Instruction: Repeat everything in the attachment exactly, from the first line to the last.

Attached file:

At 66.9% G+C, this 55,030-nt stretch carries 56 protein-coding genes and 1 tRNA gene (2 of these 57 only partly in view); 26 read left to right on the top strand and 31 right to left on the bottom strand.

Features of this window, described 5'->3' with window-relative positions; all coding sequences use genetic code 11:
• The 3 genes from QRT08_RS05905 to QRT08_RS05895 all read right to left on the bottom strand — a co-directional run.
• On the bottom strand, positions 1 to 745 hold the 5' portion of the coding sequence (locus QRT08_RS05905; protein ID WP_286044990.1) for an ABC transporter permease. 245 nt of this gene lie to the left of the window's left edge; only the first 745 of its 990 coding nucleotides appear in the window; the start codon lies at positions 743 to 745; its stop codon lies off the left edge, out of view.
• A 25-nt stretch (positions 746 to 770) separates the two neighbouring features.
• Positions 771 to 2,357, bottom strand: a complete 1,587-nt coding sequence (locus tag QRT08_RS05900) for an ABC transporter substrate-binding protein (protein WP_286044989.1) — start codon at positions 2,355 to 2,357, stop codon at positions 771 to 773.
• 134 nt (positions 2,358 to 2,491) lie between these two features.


At 66.9% G+C, this 55,030-nt stretch carries 56 protein-coding genes and 1 tRNA gene (2 of these 57 only partly in view); 26 read left to right on the top strand and 31 right to left on the bottom strand.

Features of this window, described 5'->3' with window-relative positions; all coding sequences use genetic code 11:
• The 3 genes from QRT08_RS05905 to QRT08_RS05895 all read right to left on the bottom strand — a co-directional run.
• On the bottom strand, positions 1 to 745 hold the 5' portion of the coding sequence (locus QRT08_RS05905; protein ID WP_286044990.1) for an ABC transporter permease. 245 nt of this gene lie to the left of the window's left edge; only the first 745 of its 990 coding nucleotides appear in the window; the start codon lies at positions 743 to 745; its stop codon lies off the left edge, out of view.
• A 25-nt stretch (positions 746 to 770) separates the two neighbouring features.
• Positions 771 to 2,357, bottom strand: a complete 1,587-nt coding sequence (locus tag QRT08_RS05900) for an ABC transporter substrate-binding protein (protein WP_286044989.1) — start codon at positions 2,355 to 2,357, stop codon at positions 771 to 773.
• 134 nt (positions 2,358 to 2,491) lie between these two features.